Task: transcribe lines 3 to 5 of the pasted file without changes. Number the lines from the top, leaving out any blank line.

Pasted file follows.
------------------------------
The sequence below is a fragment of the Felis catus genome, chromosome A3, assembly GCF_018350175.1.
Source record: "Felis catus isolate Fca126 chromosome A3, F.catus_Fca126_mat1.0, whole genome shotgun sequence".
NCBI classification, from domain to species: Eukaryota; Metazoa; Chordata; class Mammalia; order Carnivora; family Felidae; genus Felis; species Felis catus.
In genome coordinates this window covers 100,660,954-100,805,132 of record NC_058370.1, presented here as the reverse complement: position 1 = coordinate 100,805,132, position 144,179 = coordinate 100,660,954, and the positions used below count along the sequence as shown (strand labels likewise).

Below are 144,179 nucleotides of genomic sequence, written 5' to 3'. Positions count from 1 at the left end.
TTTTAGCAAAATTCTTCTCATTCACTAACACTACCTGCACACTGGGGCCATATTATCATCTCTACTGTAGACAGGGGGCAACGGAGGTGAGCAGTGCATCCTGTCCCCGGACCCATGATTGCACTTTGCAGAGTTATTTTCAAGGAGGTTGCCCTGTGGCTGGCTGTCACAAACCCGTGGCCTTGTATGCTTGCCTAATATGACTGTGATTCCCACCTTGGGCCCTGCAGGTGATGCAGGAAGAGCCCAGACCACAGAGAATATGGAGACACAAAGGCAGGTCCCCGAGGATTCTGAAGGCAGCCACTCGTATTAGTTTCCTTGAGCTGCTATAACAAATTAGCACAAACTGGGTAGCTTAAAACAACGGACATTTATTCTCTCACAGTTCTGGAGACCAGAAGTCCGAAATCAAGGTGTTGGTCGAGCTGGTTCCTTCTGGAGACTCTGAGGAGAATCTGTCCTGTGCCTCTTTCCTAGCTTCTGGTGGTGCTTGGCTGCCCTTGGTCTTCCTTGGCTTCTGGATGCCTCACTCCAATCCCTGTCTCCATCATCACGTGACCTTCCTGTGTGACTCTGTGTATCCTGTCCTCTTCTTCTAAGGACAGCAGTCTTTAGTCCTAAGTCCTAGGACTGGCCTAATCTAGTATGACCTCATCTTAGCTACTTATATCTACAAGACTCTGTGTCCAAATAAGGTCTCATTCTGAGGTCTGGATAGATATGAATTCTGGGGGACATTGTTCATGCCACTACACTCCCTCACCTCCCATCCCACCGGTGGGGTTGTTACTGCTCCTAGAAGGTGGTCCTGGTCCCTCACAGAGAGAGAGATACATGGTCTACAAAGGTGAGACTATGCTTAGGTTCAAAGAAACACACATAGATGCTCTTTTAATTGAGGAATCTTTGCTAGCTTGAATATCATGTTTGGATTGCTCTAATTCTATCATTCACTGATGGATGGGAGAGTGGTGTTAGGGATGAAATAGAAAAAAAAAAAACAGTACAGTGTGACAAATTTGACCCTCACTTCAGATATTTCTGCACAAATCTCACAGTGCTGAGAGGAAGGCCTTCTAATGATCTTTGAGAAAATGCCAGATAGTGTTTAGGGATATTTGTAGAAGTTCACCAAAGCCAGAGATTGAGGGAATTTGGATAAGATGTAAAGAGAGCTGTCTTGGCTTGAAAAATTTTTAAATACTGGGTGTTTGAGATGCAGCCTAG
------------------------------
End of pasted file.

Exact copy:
NCBI classification, from domain to species: Eukaryota; Metazoa; Chordata; class Mammalia; order Carnivora; family Felidae; genus Felis; species Felis catus.
In genome coordinates this window covers 100,660,954-100,805,132 of record NC_058370.1, presented here as the reverse complement: position 1 = coordinate 100,805,132, position 144,179 = coordinate 100,660,954, and the positions used below count along the sequence as shown (strand labels likewise).

Below are 144,179 nucleotides of genomic sequence, written 5' to 3'. Positions count from 1 at the left end.